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some of the storm surge has gone back out but it is a situation, the energy trucks and first responders saying we are ready, just need mother nature to cooperate. our first break in 30 hours but we have rain in the forecast. jillian: you have been working around-the-clock to let everyone know what it looks like, appreciate it. connell: those are some pictures, that gas station. everyone is talking about it across the carolinas, destroying gas stations, flattening trees and roads and taking down power lines. jillian: 1 million homes and businesses in both states in the dark and that number is expected to climb. more wins, lots of rain to come, stay with us.
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jillian: hundreds of thousands of residents forced out of their homes to escape the wrath of florence, seeking safety at shelters in several inland counties. allison barber has more on how the red cross is helping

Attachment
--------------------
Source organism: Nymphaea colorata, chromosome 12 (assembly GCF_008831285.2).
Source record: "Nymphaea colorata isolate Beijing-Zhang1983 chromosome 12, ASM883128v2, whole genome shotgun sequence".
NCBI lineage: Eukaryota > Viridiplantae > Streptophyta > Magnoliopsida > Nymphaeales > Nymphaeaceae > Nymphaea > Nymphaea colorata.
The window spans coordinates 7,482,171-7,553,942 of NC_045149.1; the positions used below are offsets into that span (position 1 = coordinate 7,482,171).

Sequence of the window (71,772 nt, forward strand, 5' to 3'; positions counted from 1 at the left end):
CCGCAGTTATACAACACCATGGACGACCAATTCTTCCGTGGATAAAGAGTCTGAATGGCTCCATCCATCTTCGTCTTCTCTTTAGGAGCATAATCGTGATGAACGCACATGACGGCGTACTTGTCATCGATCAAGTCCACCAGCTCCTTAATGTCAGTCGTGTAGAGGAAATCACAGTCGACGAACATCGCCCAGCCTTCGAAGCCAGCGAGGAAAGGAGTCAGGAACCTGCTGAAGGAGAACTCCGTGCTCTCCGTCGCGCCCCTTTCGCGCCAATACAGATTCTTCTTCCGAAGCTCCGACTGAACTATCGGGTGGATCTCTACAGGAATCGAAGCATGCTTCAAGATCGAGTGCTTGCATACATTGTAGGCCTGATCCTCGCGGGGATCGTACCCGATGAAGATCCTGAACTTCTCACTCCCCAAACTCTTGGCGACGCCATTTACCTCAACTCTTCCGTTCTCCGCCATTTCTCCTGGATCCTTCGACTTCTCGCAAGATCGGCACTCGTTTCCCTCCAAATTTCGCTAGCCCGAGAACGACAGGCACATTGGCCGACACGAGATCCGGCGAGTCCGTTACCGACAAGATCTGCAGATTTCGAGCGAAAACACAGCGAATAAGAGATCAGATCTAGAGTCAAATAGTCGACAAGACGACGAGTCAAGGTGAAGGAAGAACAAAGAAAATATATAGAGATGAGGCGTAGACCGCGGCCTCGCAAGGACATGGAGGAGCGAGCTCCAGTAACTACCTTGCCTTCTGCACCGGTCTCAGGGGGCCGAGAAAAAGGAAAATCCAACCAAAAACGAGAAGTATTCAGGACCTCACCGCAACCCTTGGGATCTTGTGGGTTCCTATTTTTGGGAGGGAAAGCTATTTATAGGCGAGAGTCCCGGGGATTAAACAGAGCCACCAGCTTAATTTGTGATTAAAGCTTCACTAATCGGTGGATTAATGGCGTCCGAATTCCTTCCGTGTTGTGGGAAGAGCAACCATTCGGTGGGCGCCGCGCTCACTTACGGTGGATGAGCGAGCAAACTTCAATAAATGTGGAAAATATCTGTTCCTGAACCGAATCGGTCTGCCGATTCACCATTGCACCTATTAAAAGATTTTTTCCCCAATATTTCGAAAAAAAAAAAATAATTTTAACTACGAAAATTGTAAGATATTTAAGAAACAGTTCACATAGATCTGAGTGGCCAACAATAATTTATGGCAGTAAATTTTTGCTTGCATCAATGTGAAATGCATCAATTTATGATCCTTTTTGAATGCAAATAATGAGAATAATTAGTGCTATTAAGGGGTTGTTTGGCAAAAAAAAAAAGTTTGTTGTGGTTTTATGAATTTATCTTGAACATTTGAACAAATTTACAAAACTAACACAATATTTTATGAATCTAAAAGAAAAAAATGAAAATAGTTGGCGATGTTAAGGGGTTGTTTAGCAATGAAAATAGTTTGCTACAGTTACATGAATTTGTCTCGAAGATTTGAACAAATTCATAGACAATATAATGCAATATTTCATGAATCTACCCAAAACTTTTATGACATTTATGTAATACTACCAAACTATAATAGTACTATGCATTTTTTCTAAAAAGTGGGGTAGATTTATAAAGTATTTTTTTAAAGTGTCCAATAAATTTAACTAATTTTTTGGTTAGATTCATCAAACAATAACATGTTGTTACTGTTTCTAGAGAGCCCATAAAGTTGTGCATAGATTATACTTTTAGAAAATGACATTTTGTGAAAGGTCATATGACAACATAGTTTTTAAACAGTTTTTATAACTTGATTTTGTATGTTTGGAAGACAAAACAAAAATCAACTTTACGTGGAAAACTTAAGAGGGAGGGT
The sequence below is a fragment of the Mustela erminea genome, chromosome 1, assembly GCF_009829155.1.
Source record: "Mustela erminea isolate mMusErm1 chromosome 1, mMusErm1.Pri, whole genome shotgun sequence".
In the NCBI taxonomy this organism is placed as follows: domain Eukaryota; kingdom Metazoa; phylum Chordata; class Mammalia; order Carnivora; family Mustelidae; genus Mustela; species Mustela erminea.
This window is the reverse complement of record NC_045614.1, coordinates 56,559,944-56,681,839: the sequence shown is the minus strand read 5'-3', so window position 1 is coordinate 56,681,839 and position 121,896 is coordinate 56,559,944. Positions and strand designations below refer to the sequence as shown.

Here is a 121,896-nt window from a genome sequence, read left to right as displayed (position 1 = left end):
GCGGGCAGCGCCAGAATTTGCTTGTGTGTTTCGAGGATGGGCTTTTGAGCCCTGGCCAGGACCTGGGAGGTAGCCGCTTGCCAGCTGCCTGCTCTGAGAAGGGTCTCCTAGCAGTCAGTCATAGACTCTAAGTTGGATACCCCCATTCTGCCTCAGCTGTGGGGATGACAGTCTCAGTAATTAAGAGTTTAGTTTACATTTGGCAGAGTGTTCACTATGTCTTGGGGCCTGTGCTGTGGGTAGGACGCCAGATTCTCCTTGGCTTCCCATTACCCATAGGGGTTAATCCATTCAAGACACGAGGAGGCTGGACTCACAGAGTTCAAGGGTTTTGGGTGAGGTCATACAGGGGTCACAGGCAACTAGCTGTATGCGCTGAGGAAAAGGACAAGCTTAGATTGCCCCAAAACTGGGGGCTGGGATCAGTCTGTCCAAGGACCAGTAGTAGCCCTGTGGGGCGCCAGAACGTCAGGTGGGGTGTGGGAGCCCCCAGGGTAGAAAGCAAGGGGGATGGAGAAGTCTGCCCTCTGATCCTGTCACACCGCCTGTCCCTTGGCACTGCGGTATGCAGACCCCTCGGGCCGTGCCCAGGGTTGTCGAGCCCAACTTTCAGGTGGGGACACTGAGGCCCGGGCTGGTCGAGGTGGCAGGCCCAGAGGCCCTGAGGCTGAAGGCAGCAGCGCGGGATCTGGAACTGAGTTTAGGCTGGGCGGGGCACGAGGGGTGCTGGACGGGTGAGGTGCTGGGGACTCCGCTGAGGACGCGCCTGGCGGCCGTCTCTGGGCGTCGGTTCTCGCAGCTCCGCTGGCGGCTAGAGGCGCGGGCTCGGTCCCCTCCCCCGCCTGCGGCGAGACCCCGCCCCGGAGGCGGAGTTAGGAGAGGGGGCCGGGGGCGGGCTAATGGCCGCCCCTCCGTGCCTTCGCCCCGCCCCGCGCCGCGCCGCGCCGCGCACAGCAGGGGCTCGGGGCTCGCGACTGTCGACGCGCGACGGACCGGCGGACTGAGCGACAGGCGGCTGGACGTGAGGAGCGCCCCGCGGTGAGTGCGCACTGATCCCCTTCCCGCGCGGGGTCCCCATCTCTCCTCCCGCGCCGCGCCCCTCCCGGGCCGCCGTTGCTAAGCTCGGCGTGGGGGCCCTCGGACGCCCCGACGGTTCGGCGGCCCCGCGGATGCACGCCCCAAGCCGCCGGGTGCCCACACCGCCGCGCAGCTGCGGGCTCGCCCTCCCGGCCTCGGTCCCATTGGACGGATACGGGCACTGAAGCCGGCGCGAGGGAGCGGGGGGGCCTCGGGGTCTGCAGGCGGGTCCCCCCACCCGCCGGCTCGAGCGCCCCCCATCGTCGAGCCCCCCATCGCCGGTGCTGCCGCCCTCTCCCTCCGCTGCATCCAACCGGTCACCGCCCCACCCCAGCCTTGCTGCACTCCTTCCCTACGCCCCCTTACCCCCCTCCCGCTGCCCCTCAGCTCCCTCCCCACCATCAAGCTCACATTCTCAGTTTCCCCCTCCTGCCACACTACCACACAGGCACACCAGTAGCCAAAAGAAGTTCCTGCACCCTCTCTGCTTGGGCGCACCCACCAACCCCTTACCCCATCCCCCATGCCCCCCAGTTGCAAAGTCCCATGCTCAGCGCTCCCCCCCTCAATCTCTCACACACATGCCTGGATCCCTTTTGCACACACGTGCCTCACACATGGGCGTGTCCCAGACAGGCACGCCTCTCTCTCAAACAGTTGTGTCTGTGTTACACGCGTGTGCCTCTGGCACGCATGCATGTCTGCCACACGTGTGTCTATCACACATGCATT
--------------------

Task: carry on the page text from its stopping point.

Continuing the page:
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evacuees. >> reporter: officials in south carolina say there are 61 shelters open across the state in florence county. a lot of people in places along the coast like myrtle beach coming in land to this area to evacuate and wait out the storm. the red cross says they are running 15 shelters in the last 24 hours. they say the capacity, the numbers of people seeking safe shelters is increased. we visited one of those shelters earlier this morning. they say in response to more people coming and expectation of more in the next couple hours as the storm moves more in this direction, they say they are getting a few more heated meals so people can eat and stay safe even if the power goes. >> we take this, put this in